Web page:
Boosting the bottom line with an extraordinary customer experience

Boosting the bottom line with an extraordinary customer experience  teaser

Date published 19 Mar 2019

Boosting the bottom line with an extraordinary customer experience 

With customer service jobs and shopfronts increasingly being replaced by automated service and online stores, smart businesses are recognising the need to shape a better customer experience to drive a long-term, profitable bottom line.
 
Senior Business Director, Paul Murray, predicts the trend towards using technology to lower costs and increase short term sales will continue to infiltrate many types of business despite the fact little to no human interaction often results in a less satisfying experience for the customer.
 
Increased automation is not a fad. Technology will continue to challenge the human role in customer service for the simple reason that it’s cost effective. Just look at the  14 cent per person cost to process a passenger through an electronic terminal compared to the $3 per person it costs when airline staff perform the same function.
 
The supermarket giants were eager to reap the financial benefits of  self-serve check-outs, but there was a mixed reaction from customers. While some shoppers might prefer less queue waiting time there’s been a backlash from the older demographic who still insist on and crave human interaction from their shopping experience.
 
According to Paul there are many advantages to new algorithms when it comes to information gathering and customer profiling that allow vendors to better target their niche customer base.
 
Not all customers are the same; some segments don’t want any human interaction, and some do. Businesses need to know and understand the difference between their customers.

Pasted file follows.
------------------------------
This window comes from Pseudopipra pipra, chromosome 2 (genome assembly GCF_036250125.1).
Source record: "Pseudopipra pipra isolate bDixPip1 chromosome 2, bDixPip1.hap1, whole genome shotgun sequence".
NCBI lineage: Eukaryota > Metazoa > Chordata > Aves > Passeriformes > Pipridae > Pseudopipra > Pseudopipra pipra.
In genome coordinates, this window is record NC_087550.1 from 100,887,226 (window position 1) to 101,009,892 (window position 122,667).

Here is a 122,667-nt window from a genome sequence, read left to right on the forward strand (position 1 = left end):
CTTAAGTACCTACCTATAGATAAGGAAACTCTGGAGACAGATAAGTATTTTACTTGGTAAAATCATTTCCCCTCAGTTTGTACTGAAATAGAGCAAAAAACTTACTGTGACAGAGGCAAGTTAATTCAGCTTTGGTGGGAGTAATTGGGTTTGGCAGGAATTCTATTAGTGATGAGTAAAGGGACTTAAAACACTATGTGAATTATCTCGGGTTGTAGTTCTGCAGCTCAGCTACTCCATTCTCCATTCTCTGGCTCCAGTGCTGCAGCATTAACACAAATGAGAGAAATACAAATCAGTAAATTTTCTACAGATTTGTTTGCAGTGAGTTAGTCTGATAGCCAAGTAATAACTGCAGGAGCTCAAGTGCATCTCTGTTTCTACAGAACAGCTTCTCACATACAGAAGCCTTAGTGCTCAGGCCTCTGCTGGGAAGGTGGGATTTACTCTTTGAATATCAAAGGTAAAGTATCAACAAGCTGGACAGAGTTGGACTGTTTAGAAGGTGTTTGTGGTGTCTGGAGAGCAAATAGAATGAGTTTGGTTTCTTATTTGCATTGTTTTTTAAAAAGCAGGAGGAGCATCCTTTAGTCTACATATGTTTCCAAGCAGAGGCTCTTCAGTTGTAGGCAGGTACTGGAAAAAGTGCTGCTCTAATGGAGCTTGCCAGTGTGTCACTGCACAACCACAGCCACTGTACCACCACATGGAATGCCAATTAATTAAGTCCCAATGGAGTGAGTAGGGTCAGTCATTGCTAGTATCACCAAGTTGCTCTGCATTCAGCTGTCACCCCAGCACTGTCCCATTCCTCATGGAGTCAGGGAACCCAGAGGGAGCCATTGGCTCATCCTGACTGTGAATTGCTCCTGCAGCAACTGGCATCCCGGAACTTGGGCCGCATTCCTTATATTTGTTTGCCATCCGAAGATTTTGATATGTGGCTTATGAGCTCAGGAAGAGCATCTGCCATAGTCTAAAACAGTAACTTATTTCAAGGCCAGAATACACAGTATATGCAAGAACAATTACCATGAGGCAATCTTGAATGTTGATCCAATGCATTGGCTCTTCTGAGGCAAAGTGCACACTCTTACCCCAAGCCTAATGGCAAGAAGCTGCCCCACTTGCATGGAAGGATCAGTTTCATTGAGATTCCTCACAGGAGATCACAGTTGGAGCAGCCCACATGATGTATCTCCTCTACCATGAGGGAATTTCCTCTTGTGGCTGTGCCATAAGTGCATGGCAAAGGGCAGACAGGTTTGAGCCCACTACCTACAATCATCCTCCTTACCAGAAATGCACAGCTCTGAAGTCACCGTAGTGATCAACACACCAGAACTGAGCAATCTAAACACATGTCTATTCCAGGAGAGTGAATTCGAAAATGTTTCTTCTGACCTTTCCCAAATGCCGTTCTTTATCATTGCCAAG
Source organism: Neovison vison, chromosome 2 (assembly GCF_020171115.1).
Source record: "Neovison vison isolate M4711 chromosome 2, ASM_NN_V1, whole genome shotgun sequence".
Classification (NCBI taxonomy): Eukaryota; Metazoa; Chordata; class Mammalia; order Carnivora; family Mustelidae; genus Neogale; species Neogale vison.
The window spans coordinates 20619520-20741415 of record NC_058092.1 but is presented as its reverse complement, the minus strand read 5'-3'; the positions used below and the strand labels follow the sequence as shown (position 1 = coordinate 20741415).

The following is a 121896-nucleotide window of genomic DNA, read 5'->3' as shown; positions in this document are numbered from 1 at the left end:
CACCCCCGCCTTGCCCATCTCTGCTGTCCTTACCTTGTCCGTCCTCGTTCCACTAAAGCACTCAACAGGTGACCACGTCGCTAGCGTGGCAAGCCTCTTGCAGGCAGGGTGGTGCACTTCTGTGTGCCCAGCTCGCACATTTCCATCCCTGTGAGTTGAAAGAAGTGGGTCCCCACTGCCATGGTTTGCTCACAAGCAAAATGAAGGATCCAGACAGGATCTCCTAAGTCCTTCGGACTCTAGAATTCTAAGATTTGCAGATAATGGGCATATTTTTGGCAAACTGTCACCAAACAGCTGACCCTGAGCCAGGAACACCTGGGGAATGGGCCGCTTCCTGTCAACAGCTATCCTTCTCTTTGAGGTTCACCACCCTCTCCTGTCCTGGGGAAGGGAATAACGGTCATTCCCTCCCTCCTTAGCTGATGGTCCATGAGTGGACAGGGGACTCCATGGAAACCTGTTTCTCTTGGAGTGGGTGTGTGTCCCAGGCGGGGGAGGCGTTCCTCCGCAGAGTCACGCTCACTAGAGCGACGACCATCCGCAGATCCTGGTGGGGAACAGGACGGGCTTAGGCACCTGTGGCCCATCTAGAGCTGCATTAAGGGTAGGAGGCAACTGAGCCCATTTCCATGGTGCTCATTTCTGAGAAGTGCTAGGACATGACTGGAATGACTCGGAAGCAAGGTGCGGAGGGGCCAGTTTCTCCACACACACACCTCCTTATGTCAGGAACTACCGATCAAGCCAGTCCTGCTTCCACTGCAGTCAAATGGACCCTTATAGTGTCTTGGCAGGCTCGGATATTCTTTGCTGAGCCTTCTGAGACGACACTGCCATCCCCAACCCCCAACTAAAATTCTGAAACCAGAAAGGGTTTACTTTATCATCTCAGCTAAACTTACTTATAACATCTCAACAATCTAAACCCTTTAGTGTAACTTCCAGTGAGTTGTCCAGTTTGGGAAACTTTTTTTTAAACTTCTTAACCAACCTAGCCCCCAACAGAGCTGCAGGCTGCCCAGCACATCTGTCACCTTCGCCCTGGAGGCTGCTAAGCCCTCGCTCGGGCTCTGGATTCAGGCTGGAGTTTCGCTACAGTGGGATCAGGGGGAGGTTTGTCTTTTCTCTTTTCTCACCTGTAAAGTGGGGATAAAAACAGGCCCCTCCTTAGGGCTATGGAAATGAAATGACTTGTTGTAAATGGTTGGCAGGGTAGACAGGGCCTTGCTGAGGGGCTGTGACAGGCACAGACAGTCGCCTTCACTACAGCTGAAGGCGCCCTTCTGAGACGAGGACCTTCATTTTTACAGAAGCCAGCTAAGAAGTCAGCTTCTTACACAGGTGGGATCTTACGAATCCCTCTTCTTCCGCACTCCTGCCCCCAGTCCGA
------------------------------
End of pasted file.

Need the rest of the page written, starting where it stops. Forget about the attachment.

They also need to know when to use technology along the customer experience. Technology can offer a better customer experience when it simplifies annoying transactional interactions and enable companies to allocate teams to provide richer service elsewhere.
 
For example, a B2B company can simplify the ordering process and free up the sales team to focus on better understanding needs and providing valuable advice.
 
The future points to even more sophisticated algorithms that will imitate and sometimes even surpass human interaction despite the massive and sometimes invasive data gathering capabilities.
 
However, technology must not become the end but rather be the means to the end: in order to compete, businesses will need to sharpen their marketing and analytical skills and strategically harness technology to deliver a richer customer experience and drive sustainable earnings.
 
At Metrix, we work with clients to identify what is really important to their customers. In some cases, it could be lower prices, speed of resolution, ease of business, or a conversation.
 
It is vital to direct resources towards seeking and identifying your customers, understanding the customer experience and making sure you are meeting your customer’s needs with the best service experience possible. 

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